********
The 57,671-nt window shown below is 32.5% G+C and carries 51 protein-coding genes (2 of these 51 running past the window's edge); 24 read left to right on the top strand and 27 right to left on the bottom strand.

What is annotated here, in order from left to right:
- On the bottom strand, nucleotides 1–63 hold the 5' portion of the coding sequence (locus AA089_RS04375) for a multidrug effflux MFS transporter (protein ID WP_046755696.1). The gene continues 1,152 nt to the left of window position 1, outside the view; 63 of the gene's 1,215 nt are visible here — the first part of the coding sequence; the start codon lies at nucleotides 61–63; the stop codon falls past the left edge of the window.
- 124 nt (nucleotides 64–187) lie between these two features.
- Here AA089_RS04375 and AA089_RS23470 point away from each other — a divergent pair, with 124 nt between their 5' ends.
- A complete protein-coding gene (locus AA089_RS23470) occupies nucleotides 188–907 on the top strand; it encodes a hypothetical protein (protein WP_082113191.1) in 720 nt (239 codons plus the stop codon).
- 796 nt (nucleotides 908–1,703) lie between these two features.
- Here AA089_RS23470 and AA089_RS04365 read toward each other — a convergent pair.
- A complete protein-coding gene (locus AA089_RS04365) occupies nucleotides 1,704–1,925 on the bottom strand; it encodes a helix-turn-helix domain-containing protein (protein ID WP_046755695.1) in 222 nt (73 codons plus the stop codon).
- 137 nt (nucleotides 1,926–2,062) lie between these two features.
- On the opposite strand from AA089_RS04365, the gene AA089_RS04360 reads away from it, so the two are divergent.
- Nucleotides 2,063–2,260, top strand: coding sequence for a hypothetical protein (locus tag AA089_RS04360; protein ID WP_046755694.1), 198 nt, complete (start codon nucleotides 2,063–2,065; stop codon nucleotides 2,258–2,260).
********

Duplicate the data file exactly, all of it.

The 57,671-nt window shown below is 32.5% G+C and carries 51 protein-coding genes (2 of these 51 running past the window's edge); 24 read left to right on the top strand and 27 right to left on the bottom strand.

What is annotated here, in order from left to right:
- On the bottom strand, nucleotides 1–63 hold the 5' portion of the coding sequence (locus AA089_RS04375) for a multidrug effflux MFS transporter (protein ID WP_046755696.1). The gene continues 1,152 nt to the left of window position 1, outside the view; 63 of the gene's 1,215 nt are visible here — the first part of the coding sequence; the start codon lies at nucleotides 61–63; the stop codon falls past the left edge of the window.
- 124 nt (nucleotides 64–187) lie between these two features.
- Here AA089_RS04375 and AA089_RS23470 point away from each other — a divergent pair, with 124 nt between their 5' ends.
- A complete protein-coding gene (locus AA089_RS23470) occupies nucleotides 188–907 on the top strand; it encodes a hypothetical protein (protein WP_082113191.1) in 720 nt (239 codons plus the stop codon).
- 796 nt (nucleotides 908–1,703) lie between these two features.
- Here AA089_RS23470 and AA089_RS04365 read toward each other — a convergent pair.
- A complete protein-coding gene (locus AA089_RS04365) occupies nucleotides 1,704–1,925 on the bottom strand; it encodes a helix-turn-helix domain-containing protein (protein ID WP_046755695.1) in 222 nt (73 codons plus the stop codon).
- 137 nt (nucleotides 1,926–2,062) lie between these two features.
- On the opposite strand from AA089_RS04365, the gene AA089_RS04360 reads away from it, so the two are divergent.
- Nucleotides 2,063–2,260, top strand: coding sequence for a hypothetical protein (locus tag AA089_RS04360; protein ID WP_046755694.1), 198 nt, complete (start codon nucleotides 2,063–2,065; stop codon nucleotides 2,258–2,260).